Key Provisions of the Brussels Regulation

In terms of jurisdiction, the general rule under the Brussels Regulation regime is that defendants domiciled in a Member State must be sued in the courts of their domicile (Article 2). Companies are entitled to be sued in the place of their statutory seat, central administration or principal place of business (Article 60). Article 5 provides some exceptions to the general rule. For example: (i) in matters relating to contracts, a defendant may be sued in the courts of the place of performance of the obligation in question (Article 5(1)); and (ii) in matters relating to tort, a defendant may be sued in the courts of the place where the harmful event occurred or may occur (Article 5(3)). Article 6 contains special rules for codefendants, third parties to litigation and counterclaims.

In most cases, parties may contract out of the general rule by making an express choice of jurisdiction (Article 23). However, in certain specified situations, the Brussels Regulation places limits upon the ability of the parties to conclude a jurisdiction agreement. The exceptions and constraints of the Brussels Regulation relate to its material scope (the Brussels Regulation does not extend to, for example, insolvency matters) and exclusive jurisdiction arrangements for certain specific matters (Article 22 — certain questions of company law, registered intellectual property rights and others), and disputes relating to insurance (Article 13), consumer (Article 17) and employment contracts (Article 21).

In terms of recognition of judgments, a judgment given in a Member State shall be recognised in the other Member States without any special procedure being required (Article 33(1)) although recognition will not be granted:

  • If that would be manifestly contrary to public policy in the Member State in which recognition is sought (Article 34(1));
  • Where a judgment was given in default of appearance, if the defendant was not served with the document which instituted the proceedings or with an equivalent document in sufficient time and in such a way as to enable him to arrange for his defence, unless the defendant failed to commence proceedings to challenge the judgment when it was possible for him to do so (Article 34(2));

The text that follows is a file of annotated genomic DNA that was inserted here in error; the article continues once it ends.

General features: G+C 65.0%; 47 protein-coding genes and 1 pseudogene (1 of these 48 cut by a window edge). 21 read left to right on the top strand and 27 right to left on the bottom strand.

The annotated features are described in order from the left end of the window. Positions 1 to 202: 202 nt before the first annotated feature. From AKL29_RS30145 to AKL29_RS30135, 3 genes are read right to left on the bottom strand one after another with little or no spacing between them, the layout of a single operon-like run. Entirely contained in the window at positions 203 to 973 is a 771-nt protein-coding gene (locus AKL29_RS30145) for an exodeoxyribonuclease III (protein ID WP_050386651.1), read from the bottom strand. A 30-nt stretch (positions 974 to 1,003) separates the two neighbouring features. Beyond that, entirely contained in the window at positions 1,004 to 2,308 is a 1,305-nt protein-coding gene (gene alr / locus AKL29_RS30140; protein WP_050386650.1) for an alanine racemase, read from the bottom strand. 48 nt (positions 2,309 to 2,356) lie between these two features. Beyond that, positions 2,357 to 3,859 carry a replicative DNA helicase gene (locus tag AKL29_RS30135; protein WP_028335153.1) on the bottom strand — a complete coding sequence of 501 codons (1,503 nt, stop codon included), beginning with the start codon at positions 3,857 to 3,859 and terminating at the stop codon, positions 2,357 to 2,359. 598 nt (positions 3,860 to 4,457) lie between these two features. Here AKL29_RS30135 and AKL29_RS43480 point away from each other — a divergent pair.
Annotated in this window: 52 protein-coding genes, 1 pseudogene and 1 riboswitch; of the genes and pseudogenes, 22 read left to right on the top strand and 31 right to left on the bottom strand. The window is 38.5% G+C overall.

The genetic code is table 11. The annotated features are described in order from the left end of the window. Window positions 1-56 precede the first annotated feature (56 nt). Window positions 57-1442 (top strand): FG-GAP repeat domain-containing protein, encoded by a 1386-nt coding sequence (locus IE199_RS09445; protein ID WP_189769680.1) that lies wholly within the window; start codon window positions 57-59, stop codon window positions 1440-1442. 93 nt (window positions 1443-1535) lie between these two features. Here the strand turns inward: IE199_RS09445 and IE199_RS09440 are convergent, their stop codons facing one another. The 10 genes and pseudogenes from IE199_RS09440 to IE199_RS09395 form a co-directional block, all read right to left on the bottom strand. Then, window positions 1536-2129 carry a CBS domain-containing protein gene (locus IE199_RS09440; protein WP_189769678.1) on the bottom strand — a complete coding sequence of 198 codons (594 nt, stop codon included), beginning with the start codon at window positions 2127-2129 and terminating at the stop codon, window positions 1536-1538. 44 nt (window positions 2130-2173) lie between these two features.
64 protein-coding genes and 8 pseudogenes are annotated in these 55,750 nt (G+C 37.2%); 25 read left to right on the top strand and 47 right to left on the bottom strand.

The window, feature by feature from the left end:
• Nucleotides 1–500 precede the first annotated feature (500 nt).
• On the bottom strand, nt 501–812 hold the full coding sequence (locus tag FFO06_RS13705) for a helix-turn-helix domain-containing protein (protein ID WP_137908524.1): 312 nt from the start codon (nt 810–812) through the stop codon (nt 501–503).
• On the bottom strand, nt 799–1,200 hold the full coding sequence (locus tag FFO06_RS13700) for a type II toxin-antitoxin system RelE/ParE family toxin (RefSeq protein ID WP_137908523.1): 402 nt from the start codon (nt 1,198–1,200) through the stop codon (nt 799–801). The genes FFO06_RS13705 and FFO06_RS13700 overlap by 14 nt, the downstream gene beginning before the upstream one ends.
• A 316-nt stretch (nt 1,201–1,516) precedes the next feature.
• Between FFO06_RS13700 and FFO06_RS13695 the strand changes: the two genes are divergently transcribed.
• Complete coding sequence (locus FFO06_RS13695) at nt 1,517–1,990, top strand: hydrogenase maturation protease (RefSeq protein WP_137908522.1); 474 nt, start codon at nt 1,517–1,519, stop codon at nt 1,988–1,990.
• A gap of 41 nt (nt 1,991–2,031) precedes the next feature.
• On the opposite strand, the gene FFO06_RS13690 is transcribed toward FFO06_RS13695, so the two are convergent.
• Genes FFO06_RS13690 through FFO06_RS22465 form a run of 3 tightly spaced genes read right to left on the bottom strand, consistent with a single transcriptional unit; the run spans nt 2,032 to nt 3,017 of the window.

• If it is irreconcilable with a judgment given in a dispute between the same parties in the Member State in which recognition is sought (Article 34(3)); and/ or
  • If it is irreconcilable with an earlier judgment given in another Member State or in a third State involving the same cause of action and between the same parties, provided that the earlier judgment fulfils the conditions necessary for its recognition in the Member State addressed (Article 34(4)).

Finally, in terms of enforcement, a judgment given in a Member State and enforceable in that State shall be enforced in another Member State when, on the application of any interested party, it has been declared enforceable there (Article 38(1)).

Proposed Reform of the Brussels Regulation

On 14 December 2010, the European Commission published its proposed amendments to the Brussels Regulation.8 The key areas addressed in the Commission’s legislative proposal are as follows:

  • Abolition of exequatur (the intermediate procedure for the recognition and enforcement of judgments)

The amendment aims to simplify the system for enforcing judgments across EU Member States and thus reducing costs and delays associated with the exequatur procedure. It provides for the introduction of standard forms to facilitate the recognition and enforcement of foreign judgments by the competent authorities. The proposal also envisages several procedural safeguards to prevent, in exceptional circumstances, enforcement of a judgement given in one Member State in another Member State. It is proposed, however, that the abolition of exequatur would not apply in defamation cases and collective redress.

  • Extension of the jurisdiction rules in the Regulation to disputes involving defendants who are not domiciled in an EU state